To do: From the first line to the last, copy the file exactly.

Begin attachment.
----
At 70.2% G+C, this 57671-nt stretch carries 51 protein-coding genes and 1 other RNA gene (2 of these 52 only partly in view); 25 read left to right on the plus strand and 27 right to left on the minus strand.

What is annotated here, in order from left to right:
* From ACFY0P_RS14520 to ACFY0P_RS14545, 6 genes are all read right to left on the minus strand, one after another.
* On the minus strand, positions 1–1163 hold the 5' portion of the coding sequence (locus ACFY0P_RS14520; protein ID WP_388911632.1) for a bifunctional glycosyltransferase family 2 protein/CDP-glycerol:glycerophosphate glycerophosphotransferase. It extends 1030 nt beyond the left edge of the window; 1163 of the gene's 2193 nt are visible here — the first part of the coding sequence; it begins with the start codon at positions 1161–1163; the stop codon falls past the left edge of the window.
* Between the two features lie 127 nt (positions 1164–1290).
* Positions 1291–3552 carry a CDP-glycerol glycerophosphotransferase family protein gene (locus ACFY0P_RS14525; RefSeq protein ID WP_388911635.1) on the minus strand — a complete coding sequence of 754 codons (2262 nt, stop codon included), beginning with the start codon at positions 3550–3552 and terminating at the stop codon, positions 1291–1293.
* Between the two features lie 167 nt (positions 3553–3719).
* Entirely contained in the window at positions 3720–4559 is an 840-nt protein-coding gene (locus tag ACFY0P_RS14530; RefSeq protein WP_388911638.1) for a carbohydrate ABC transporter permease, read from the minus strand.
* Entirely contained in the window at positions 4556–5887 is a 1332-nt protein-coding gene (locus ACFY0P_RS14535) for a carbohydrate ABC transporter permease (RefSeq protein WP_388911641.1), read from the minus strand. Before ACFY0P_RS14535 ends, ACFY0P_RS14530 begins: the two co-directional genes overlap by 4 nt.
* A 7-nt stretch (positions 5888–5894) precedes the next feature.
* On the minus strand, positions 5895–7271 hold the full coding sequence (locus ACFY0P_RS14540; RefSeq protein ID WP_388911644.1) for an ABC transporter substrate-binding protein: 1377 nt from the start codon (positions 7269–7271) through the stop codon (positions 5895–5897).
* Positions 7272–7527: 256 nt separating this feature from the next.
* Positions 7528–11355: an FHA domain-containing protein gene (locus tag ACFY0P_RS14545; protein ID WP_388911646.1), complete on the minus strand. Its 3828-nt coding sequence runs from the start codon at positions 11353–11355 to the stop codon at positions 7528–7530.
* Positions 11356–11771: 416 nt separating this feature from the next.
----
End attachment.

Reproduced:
At 70.2% G+C, this 57671-nt stretch carries 51 protein-coding genes and 1 other RNA gene (2 of these 52 only partly in view); 25 read left to right on the plus strand and 27 right to left on the minus strand.

What is annotated here, in order from left to right:
* From ACFY0P_RS14520 to ACFY0P_RS14545, 6 genes are all read right to left on the minus strand, one after another.
* On the minus strand, positions 1–1163 hold the 5' portion of the coding sequence (locus ACFY0P_RS14520; protein ID WP_388911632.1) for a bifunctional glycosyltransferase family 2 protein/CDP-glycerol:glycerophosphate glycerophosphotransferase. It extends 1030 nt beyond the left edge of the window; 1163 of the gene's 2193 nt are visible here — the first part of the coding sequence; it begins with the start codon at positions 1161–1163; the stop codon falls past the left edge of the window.
* Between the two features lie 127 nt (positions 1164–1290).
* Positions 1291–3552 carry a CDP-glycerol glycerophosphotransferase family protein gene (locus ACFY0P_RS14525; RefSeq protein ID WP_388911635.1) on the minus strand — a complete coding sequence of 754 codons (2262 nt, stop codon included), beginning with the start codon at positions 3550–3552 and terminating at the stop codon, positions 1291–1293.
* Between the two features lie 167 nt (positions 3553–3719).
* Entirely contained in the window at positions 3720–4559 is an 840-nt protein-coding gene (locus tag ACFY0P_RS14530; RefSeq protein WP_388911638.1) for a carbohydrate ABC transporter permease, read from the minus strand.
* Entirely contained in the window at positions 4556–5887 is a 1332-nt protein-coding gene (locus ACFY0P_RS14535) for a carbohydrate ABC transporter permease (RefSeq protein WP_388911641.1), read from the minus strand. Before ACFY0P_RS14535 ends, ACFY0P_RS14530 begins: the two co-directional genes overlap by 4 nt.
* A 7-nt stretch (positions 5888–5894) precedes the next feature.
* On the minus strand, positions 5895–7271 hold the full coding sequence (locus ACFY0P_RS14540; RefSeq protein ID WP_388911644.1) for an ABC transporter substrate-binding protein: 1377 nt from the start codon (positions 7269–7271) through the stop codon (positions 5895–5897).
* Positions 7272–7527: 256 nt separating this feature from the next.
* Positions 7528–11355: an FHA domain-containing protein gene (locus tag ACFY0P_RS14545; protein ID WP_388911646.1), complete on the minus strand. Its 3828-nt coding sequence runs from the start codon at positions 11353–11355 to the stop codon at positions 7528–7530.
* Positions 11356–11771: 416 nt separating this feature from the next.